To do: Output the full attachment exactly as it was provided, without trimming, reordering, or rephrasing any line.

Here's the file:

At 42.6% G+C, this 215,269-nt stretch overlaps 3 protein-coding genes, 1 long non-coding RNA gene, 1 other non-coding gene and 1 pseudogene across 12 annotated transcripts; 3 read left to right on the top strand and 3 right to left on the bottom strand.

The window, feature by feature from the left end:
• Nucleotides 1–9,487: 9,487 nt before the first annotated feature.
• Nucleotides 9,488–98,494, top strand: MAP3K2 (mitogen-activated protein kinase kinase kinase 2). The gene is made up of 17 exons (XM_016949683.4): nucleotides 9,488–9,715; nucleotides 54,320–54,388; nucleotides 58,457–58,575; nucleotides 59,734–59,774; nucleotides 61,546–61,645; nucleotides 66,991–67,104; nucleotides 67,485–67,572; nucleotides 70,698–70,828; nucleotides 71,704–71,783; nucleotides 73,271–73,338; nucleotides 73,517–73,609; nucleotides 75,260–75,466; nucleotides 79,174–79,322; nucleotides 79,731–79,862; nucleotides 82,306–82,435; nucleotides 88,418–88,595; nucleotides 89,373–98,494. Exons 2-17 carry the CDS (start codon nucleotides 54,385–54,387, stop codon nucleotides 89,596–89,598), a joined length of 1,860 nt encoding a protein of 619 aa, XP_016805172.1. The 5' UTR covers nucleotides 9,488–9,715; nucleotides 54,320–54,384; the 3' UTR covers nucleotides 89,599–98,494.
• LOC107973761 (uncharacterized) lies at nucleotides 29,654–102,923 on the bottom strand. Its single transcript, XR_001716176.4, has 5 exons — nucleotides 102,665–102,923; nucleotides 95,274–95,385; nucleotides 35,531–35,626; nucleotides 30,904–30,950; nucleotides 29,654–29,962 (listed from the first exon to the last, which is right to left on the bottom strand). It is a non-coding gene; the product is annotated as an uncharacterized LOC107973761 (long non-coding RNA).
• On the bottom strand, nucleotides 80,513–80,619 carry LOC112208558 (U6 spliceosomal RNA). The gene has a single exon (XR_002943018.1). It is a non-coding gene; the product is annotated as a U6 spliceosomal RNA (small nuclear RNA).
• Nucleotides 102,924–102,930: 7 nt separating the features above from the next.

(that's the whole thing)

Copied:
At 42.6% G+C, this 215,269-nt stretch overlaps 3 protein-coding genes, 1 long non-coding RNA gene, 1 other non-coding gene and 1 pseudogene across 12 annotated transcripts; 3 read left to right on the top strand and 3 right to left on the bottom strand.

The window, feature by feature from the left end:
• Nucleotides 1–9,487: 9,487 nt before the first annotated feature.
• Nucleotides 9,488–98,494, top strand: MAP3K2 (mitogen-activated protein kinase kinase kinase 2). The gene is made up of 17 exons (XM_016949683.4): nucleotides 9,488–9,715; nucleotides 54,320–54,388; nucleotides 58,457–58,575; nucleotides 59,734–59,774; nucleotides 61,546–61,645; nucleotides 66,991–67,104; nucleotides 67,485–67,572; nucleotides 70,698–70,828; nucleotides 71,704–71,783; nucleotides 73,271–73,338; nucleotides 73,517–73,609; nucleotides 75,260–75,466; nucleotides 79,174–79,322; nucleotides 79,731–79,862; nucleotides 82,306–82,435; nucleotides 88,418–88,595; nucleotides 89,373–98,494. Exons 2-17 carry the CDS (start codon nucleotides 54,385–54,387, stop codon nucleotides 89,596–89,598), a joined length of 1,860 nt encoding a protein of 619 aa, XP_016805172.1. The 5' UTR covers nucleotides 9,488–9,715; nucleotides 54,320–54,384; the 3' UTR covers nucleotides 89,599–98,494.
• LOC107973761 (uncharacterized) lies at nucleotides 29,654–102,923 on the bottom strand. Its single transcript, XR_001716176.4, has 5 exons — nucleotides 102,665–102,923; nucleotides 95,274–95,385; nucleotides 35,531–35,626; nucleotides 30,904–30,950; nucleotides 29,654–29,962 (listed from the first exon to the last, which is right to left on the bottom strand). It is a non-coding gene; the product is annotated as an uncharacterized LOC107973761 (long non-coding RNA).
• On the bottom strand, nucleotides 80,513–80,619 carry LOC112208558 (U6 spliceosomal RNA). The gene has a single exon (XR_002943018.1). It is a non-coding gene; the product is annotated as a U6 spliceosomal RNA (small nuclear RNA).
• Nucleotides 102,924–102,930: 7 nt separating the features above from the next.